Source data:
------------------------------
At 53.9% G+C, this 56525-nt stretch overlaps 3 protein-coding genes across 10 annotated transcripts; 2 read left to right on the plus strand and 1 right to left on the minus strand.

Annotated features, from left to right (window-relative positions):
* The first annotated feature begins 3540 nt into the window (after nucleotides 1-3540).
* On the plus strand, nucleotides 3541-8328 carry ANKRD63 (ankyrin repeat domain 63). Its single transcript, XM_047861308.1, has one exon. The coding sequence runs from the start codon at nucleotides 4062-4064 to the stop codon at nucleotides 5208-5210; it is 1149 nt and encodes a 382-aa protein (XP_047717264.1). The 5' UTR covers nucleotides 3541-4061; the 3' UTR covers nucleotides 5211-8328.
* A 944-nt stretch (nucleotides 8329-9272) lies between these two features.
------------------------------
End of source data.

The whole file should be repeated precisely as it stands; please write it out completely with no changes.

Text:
At 53.9% G+C, this 56525-nt stretch overlaps 3 protein-coding genes across 10 annotated transcripts; 2 read left to right on the plus strand and 1 right to left on the minus strand.

Annotated features, from left to right (window-relative positions):
* The first annotated feature begins 3540 nt into the window (after nucleotides 1-3540).
* On the plus strand, nucleotides 3541-8328 carry ANKRD63 (ankyrin repeat domain 63). Its single transcript, XM_047861308.1, has one exon. The coding sequence runs from the start codon at nucleotides 4062-4064 to the stop codon at nucleotides 5208-5210; it is 1149 nt and encodes a 382-aa protein (XP_047717264.1). The 5' UTR covers nucleotides 3541-4061; the 3' UTR covers nucleotides 5211-8328.
* A 944-nt stretch (nucleotides 8329-9272) lies between these two features.